Sustainability outcomes: SIRPLUS estimates that one of their monthly subscription boxes can save 20.98 kg CO2e. In a year, that would add up to a CO2 saving of 252 kg CO2e emissions, the same amount as saved by 24 trees in a year (SIRPLUS, 2024f). They estimate that since 2017, they have been able to save over 4 million kg of food from being wasted (SIRPLUS, 2024a).


Niessen, L., & Bocken, N. M. P. (2021). How can businesses drive sufficiency? The business for sufficiency framework. Sustainable Production and Consumption, 28, 1090-1103. doi:10.1016/j.spc.2021.07.030

SIRPLUS (02.09.2021). Wir schließen unsere Rettermärkte & bedanken uns bei Euch. Accessed 10 June 2024 at

SIRPLUS (2024a). Häufige Pressefragen und Antworten. Accessed 10 June 2024 at:

SIRPLUS (2024b). Mission & Vision. Accessed 10 June 2024 at:

SIRPLUS (2024c). Rettertips. Accessed 10 June 2024 at:

SIRPLUS (2024d). SIRPLUS Box. Accessed 10 June 2024 at:

SIRPLUS (2024e). Was ist SIRPLUS?. Accessed 10 June 2024 at:

SIRPLUS (2024f). Wie viel CO2 Du mit geretteten Lebensmitteln sparst . Accessed 10 June 2024 at:

United Nations. (2023). The Sustainable Development Goals Report 2023: Special edition - Towards a Rescue Plan for People and Planet. United Nations Publications.

WWF (2021). Driven to waste: The Global Impact of Food Loss and Waste on Farms. Accessed 13 September 2022 at:



About project Circular X 

Project Circular X is about ‘Experimentation with Circular Service Business Models’. It is an ambitious research project funded by the European Research Council (ERC) which supports top researchers from anywhere in the world. Project CIRCULAR X runs from 2020-2026. The project is led by Principal Investigator (PI) Prof Dr Nancy Bocken, who is joined by a multidisciplinary team of researchers at Maastricht Sustainability Institute (MSI), Maastricht School of Business and Economics, Maastricht University. The project cooperates with businesses who want to innovate towards the circular economy.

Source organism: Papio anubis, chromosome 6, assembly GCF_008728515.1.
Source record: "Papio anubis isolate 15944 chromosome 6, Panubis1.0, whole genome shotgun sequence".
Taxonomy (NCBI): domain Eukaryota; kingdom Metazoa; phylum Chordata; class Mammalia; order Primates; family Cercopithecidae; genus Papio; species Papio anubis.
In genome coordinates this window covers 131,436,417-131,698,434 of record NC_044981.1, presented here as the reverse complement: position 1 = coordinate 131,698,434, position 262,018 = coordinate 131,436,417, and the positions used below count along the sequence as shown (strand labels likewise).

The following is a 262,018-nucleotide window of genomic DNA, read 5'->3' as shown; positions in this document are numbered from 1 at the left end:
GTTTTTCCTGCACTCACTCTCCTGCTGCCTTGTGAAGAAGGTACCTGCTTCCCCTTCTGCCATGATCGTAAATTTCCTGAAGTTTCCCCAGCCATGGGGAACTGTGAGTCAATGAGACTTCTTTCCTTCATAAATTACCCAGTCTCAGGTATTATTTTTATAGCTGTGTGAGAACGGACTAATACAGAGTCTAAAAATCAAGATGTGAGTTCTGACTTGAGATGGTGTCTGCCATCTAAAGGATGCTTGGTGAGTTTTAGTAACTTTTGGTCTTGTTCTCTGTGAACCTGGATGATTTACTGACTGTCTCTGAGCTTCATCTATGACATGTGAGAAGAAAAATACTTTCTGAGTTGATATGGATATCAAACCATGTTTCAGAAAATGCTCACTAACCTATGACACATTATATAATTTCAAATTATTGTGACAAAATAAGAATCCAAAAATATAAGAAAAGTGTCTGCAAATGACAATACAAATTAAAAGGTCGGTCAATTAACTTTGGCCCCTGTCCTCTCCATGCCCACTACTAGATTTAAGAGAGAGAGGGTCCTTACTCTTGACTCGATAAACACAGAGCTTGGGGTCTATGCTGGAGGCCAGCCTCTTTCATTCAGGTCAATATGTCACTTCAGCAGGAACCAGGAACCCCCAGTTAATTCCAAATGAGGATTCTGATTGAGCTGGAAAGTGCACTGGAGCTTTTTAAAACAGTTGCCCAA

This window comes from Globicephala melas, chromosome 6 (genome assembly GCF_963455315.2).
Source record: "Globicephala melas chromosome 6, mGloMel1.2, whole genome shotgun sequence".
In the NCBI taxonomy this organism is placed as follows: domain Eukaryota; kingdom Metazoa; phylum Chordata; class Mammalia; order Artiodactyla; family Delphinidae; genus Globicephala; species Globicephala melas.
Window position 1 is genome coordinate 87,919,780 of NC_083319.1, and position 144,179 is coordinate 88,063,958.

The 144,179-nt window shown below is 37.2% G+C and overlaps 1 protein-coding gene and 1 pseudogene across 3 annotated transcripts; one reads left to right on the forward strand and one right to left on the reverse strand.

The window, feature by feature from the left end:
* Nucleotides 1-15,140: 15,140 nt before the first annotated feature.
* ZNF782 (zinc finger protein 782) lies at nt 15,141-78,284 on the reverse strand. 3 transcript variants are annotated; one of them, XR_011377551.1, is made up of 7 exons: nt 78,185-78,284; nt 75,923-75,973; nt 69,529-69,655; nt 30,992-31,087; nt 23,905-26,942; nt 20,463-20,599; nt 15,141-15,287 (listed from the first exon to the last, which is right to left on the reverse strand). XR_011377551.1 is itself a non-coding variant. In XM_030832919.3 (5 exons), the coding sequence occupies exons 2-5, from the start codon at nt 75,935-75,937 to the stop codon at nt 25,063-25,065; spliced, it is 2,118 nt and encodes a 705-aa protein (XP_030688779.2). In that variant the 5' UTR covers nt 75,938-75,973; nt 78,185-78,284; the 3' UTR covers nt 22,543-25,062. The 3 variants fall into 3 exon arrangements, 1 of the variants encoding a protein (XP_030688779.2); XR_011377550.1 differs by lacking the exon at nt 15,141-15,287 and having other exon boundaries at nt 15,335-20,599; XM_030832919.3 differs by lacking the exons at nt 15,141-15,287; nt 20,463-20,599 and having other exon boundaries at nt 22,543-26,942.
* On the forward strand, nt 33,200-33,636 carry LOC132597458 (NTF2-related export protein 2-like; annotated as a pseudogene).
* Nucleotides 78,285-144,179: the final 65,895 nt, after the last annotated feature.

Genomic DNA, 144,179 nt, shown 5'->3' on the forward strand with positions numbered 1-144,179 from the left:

Project Circular X addresses a new and urgent issue: experimentation with circular service business models (CSBMs). Examples of such new business models include companies shifting from selling products to selling services and introducing lifelong warrantees to extend product lifetimes. However, CSBMs are far from mainstream and research focused on experimentation is little understood. The research aims to conduct interdisciplinary research with 4 objectives:  

  1. Advancing understanding of CSBMs; their emergence and impacts  
  2. Advancing knowledge on CSBM experimentation  
  3. Developing CSBM experimentation tools 
  4. Designing and deploying CSBM experimentation labs 

Funding source  

This project has received funding from the European Research Council (ERC) under the European Union’s Horizon 2020 research and innovation programme, grant agreement No. 850159.   

Using this information 

When you cite this publication, please use the following source: 

Circular X. (2022) Case study: SIRPLUS - Online shop to rescue products. Accessed from